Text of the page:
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'Agbiosciences' driving economic growth, job creation

Nearly 10 million acres in Oklahoma are considered forested woodlands and the industry contributes more than $2 billion annually to the state's economy, according to the Oklahoma Forestry Services. (Photo by Austin Moore, OSU Agricultural Communications Services.)

Amid reports of a still-sputtering U.S. economy, many of the nation’s “agbioscience” industries are providing significant and positive economic effects, especially in the southern region of the United States.

Agriculture, forestry and fisheries combined generate $240 billion in economic activity within the southern region, and support more than 2.2 million jobs with a labor income totaling $62 billion, according to the Battelle study “Impact and Innovation: Agbioscience in the Southern United States.”

The study also indicates that subsequent related industrial activity adds another $1 trillion in output and nearly 4.6 million jobs with a labor income totaling more than $200 billion in the South.

“The term ‘agbioscience’ encompasses a broad range of development, production and value-added use of plants and animals for food, health, fuel and industrial applications,” said Mike Woods, interim vice president, dean and director of Oklahoma State University’s Division of Agricultural Sciences and Natural Resources. “The study underscores what we have known for a long time, that ‘agbiosciences’ are vital to promoting a sustainable economy, domestically and globally.”

According to the Battelle study, the tremendous economic impact is due in large part to modern scientific and technological advances and innovations developed and made available to the public by the region’s land-grant universities, especially their Cooperative Extension Service and Agricultural Experiment Station components.

“OSU and the division have always been committed to land-grant research and Extension partnerships, which have a renowned history of contributing not only to agricultural industries but many additional industries throughout Oklahoma, the region and the world,” Woods said.

The division’s two state agencies—the Oklahoma Cooperative Extension Service and the Oklahoma Agricultural Experiment Station system—directly and indirectly affect the state economy in a number of ways.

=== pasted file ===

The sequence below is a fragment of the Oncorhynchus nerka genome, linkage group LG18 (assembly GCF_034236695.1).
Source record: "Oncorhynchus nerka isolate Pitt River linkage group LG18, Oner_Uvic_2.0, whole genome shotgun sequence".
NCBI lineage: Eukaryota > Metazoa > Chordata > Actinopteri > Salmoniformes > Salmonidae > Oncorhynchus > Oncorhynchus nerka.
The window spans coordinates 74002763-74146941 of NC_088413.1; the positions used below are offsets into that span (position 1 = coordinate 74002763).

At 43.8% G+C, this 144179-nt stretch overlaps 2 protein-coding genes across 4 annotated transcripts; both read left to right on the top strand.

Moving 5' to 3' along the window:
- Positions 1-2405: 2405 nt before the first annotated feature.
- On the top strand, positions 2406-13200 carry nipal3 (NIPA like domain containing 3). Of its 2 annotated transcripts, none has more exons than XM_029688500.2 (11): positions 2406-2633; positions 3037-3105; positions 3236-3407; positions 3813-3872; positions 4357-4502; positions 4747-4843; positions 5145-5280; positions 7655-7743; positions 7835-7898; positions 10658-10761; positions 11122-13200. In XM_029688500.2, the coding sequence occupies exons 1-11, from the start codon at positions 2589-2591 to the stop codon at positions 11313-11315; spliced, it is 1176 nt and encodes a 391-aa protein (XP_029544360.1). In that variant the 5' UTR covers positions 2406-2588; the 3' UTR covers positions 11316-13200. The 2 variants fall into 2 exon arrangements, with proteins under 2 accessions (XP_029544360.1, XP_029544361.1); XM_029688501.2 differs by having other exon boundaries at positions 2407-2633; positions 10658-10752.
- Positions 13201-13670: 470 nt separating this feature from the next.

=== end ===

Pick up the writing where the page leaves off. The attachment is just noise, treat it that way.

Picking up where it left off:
For example, the agencies employ more than 3,000 people who add $7.7 million to local and state coffers annually. Furthermore, division research and Extension efforts support Oklahoma endeavors in every part of the state. Eighty percent of the state’s land is used for agriculture, and the industry provides approximately 188,000 jobs and pumps an estimated $28 billion into the state economy each year.

Battelle gives special accolades to OSU’s research and Extension innovations for dual-purpose wheat management. Oklahoma producers plant about 5.7 million acres of wheat annually, of which 2.5 million acres are also used for livestock grazing during fall and winter months.

“By removing cattle from wheat pasture right after the plants reach their ‘first hollow stem’ level of development, the pasture is able to recover from being grazed and provide a crop harvest in June with no significant yield loss, allowing producers to generate income from both the sale of cattle and wheat,” said Jonathan Edelson, OAES interim associate director.

Also receiving special recognition in the study was industry assistance provided by the division’s Robert M. Kerr Food and Agricultural Products Center.

Simon Tripp, a co-author of the Battelle report, classified “agbiosciences” as a dynamic sector that leverages sustainable biobased resources to produce goods and services that meet large-scale market needs.

“We have observed the consistent rise of the ‘agbiosciences’ as a core driver of economic growth and business expansion opportunities for the United States,” he said. “The Southern Region is a global leader in traditional agricultural economic activity, and can count itself as one of the select few regions in the world that is also leading the charge in emerging areas of the modern bioeconomy.”

The Battelle study contends the land-grant system is “on the frontline” of sustaining and securing U.S. competitiveness in strategic economic opportunities related to the agricultural and biological sciences. The full report is available for viewing at

“The Southern Region’s Extension Service and Experiment Station System represent a uniquely powerful resource,” said Deborah Cummings, a co-author of the report. “In recognition of this importance, they are traditionally supported by local, state and federal governments, and by industry, producers, commodity organizations and other key stakeholders. This support should not only be sustained but, ideally, be significantly expanded so that the Southern Region can take advantage of (emerging) economic opportunities.”

Headquartered in Columbus, Ohio, Battelle is the world’s largest independent research and development organization. It is also one of the nation’s leading charitable trusts, focusing on societal and economic impacts while actively supporting and promoting science, technology, engineering and mathematics education.

Date: 4/22/2013


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